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lunes, 11 de mayo de 2015

SOIL STRENGTH AND SLOPE STABILITY

 
 
Soil Strength and Slope Stability, 
Autor: Duncan, J. Michael, Wright,Stephen G. ,Brandon,Thomas L.
 
 
  • Páginas: 336
  • Tamaño: 17x24
  • Edición:
  • Idioma: Inglés
  • Año: 2014
  •  130,00 Euros

  • The definitive guide to the critical issue of slope stability and safety

    Soil Strength and Slope Stability, Second Edition presents the latest thinking and techniques in the assessment of natural and man-made slopes, and the factors that cause them to survive or crumble. Using clear, concise language and practical examples, the book explains the practical aspects of geotechnical engineering as applied to slopes and embankments. The new second edition includes a thorough discussion on the use of analysis software, providing the background to understand what the software is doing, along with several methods of manual analysis that allow readers to verify software results. The book also includes a new case study about Hurricane Katrina failures at 17th Street and London Avenue Canal, plus additional case studies that frame the principles and techniques described.

    Slope stability is a critical element of geotechnical engineering, involved in virtually every civil engineering project, especially highway development. Soil Strength and Slope Stability fills the gap in industry literature by providing practical information on the subject without including extraneous theory that may distract from the application. This balanced approach provides clear guidance for professionals in the field, while remaining comprehensive enough for use as a graduate-level text. Topics include:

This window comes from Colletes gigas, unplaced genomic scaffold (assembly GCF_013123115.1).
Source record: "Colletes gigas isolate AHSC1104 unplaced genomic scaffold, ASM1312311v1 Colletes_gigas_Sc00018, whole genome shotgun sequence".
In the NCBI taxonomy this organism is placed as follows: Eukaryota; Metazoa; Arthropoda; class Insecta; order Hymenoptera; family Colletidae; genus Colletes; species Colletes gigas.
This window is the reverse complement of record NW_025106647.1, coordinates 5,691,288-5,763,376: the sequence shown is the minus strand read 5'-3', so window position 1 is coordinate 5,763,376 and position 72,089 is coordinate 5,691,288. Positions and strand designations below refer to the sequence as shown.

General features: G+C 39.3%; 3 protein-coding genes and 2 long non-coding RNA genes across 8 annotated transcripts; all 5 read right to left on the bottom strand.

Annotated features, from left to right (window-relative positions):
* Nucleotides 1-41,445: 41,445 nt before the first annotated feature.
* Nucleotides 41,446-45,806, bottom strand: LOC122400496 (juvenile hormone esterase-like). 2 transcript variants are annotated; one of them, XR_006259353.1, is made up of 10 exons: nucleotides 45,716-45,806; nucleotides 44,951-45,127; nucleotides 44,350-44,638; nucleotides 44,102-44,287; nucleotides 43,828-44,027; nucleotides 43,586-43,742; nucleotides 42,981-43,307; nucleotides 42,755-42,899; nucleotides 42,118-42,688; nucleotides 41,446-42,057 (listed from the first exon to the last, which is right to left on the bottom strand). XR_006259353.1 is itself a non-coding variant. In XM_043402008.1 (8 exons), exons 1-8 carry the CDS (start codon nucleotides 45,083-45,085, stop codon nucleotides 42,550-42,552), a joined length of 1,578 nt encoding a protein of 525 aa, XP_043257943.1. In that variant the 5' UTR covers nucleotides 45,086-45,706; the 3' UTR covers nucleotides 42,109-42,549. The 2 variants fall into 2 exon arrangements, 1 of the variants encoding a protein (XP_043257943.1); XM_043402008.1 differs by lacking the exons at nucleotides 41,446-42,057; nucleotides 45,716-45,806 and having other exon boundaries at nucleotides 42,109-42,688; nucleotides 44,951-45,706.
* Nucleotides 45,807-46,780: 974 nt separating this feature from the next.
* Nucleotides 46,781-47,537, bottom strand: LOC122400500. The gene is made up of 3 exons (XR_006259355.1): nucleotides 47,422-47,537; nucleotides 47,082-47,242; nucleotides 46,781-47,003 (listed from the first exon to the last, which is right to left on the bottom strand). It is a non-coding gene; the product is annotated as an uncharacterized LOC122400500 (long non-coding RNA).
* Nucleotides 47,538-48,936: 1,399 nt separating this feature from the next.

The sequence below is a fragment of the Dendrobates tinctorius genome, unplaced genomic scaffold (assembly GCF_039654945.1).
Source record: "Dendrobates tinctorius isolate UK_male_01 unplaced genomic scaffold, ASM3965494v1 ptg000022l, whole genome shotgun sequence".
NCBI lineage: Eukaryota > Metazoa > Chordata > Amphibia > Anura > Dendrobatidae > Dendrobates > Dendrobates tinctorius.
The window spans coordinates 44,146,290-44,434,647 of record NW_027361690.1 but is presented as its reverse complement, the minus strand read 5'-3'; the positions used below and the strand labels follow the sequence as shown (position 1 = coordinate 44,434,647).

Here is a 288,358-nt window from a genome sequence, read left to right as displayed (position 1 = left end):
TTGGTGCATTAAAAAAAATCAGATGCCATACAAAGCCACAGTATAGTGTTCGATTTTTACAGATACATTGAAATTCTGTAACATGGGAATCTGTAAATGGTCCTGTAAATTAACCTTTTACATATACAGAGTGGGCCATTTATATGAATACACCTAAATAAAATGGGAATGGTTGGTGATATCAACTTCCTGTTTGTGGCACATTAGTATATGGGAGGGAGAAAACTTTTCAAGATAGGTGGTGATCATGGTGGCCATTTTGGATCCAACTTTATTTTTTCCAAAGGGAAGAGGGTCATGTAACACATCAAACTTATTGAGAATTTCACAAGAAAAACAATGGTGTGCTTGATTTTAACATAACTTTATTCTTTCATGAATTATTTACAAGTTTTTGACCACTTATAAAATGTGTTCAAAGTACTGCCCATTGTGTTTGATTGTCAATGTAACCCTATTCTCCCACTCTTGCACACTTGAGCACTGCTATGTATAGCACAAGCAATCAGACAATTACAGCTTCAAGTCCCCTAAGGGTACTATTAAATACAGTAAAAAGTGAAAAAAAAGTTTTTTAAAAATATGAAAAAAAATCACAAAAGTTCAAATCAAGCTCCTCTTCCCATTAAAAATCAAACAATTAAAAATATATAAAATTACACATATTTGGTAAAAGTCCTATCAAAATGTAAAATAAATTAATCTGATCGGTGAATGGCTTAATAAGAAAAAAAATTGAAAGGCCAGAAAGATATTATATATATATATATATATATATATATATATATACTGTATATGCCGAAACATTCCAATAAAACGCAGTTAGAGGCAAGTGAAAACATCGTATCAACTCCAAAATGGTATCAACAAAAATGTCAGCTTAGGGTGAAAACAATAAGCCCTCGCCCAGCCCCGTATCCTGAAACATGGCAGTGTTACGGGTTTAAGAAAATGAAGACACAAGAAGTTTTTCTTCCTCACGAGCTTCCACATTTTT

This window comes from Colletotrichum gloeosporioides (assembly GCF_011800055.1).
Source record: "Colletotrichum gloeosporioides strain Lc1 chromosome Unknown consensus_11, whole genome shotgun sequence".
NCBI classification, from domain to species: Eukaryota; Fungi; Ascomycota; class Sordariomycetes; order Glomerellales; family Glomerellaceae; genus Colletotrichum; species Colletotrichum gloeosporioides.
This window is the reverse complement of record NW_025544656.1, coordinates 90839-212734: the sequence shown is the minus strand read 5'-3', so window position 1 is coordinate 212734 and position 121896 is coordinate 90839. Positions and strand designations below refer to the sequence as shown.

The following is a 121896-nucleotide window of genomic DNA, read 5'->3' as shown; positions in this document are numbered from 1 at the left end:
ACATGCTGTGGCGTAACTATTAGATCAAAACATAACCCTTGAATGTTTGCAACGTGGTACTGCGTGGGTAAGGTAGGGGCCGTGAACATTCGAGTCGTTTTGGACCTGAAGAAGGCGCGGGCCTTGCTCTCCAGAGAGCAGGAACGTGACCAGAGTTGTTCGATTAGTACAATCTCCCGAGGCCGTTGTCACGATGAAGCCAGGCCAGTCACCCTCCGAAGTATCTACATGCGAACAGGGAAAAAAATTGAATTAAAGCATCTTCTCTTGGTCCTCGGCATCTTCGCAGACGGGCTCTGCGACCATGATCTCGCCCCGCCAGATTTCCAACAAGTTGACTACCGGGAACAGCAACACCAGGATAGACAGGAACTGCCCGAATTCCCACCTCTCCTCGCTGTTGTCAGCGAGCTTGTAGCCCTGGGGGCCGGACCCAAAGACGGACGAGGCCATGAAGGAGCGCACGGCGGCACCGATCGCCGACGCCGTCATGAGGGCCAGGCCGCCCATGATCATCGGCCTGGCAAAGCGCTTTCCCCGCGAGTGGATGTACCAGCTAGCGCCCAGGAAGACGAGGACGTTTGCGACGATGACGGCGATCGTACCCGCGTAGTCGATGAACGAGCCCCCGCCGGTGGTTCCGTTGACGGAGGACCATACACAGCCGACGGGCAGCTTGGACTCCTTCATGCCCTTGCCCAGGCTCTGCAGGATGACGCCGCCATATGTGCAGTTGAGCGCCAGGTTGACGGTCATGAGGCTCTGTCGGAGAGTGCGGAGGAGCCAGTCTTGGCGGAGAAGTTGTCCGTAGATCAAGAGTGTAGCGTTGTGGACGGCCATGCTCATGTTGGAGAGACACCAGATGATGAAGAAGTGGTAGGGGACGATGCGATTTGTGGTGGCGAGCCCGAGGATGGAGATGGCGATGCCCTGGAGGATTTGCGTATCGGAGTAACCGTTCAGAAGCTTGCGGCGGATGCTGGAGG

Mechanics of soil and limit equilibrium procedures
        Analyzing slope stability, rapid drawdown, and partial consolidation
        Safety, reliability, and stability analyses
        Reinforced slopes, stabilization, and repair

    The book also describes examples and causes of slope failure and stability conditions for analysis, and includes an appendix of slope stability charts. Given how vital slope stability is to public safety, a comprehensive resource for analysis and practical action is a valuable tool. Soil Strength and Slope Stability is the definitive guide to the subject, proving useful both in the classroom and in the field.

    Table of Contents

    Foreword

    Preface

    CHAPTER 1 INTRODUCTION

    Summary

    CHAPTER 2 EXAMPLES AND CAUSES OF SLOPE FAILURES

    2.1 Introduction
    2.2 Examples of Slope Failure
    2.3 The Olmsted Landslide
    2.4 Panama Canal Landslides
    2.5 The Rio Mantaro Landslide
    2.6 Kettleman Hills Landfill Failure
    2.7 Causes of Slope Failure
    2.8 Summary

    CHAPTER 3 SOIL MECHANICS PRINCIPLES

    3.1 Introduction
    3.2 Total and Effective Stresses
    3.3 Drained and Undrained Shear Strengths
    3.4 Basic Requirements for Slope Stability Analyses

    CHAPTER 4 STABILITY CONDITIONS FOR ANALYSIS

    4.1 Introduction
    4.2 End-of-Construction Stability
    4.3 Long-Term Stability
    4.4 Rapid (Sudden) Drawdown
    4.5 Earthquake
    4.6 Partial Consolidation and Staged Construction
    4.7 Other Loading Conditions
    4.8 Analysis Cases for Earth and Rockfill Dams

    CHAPTER 5 SHEAR STRENGTH

    5.1 Introduction
    5.2 Behavior of Granular Materials—Sand, Gravel, and Rockfill
    5.3 Silts
    5.4 Clays
    5.5 Municipal Solid Waste

    CHAPTER 6 MECHANICS OF LIMIT EQUILIBRIUM PROCEDURES

    6.1 Definition of the Factor of Safety
    6.2 Equilibrium Conditions
    6.3 Single Free-Body Procedures
    6.4 Procedures of Slices: General
    6.5 Procedures of Slices: Circular Slip Surfaces
    6.6 Procedures of Slices: Noncircular Slip Surfaces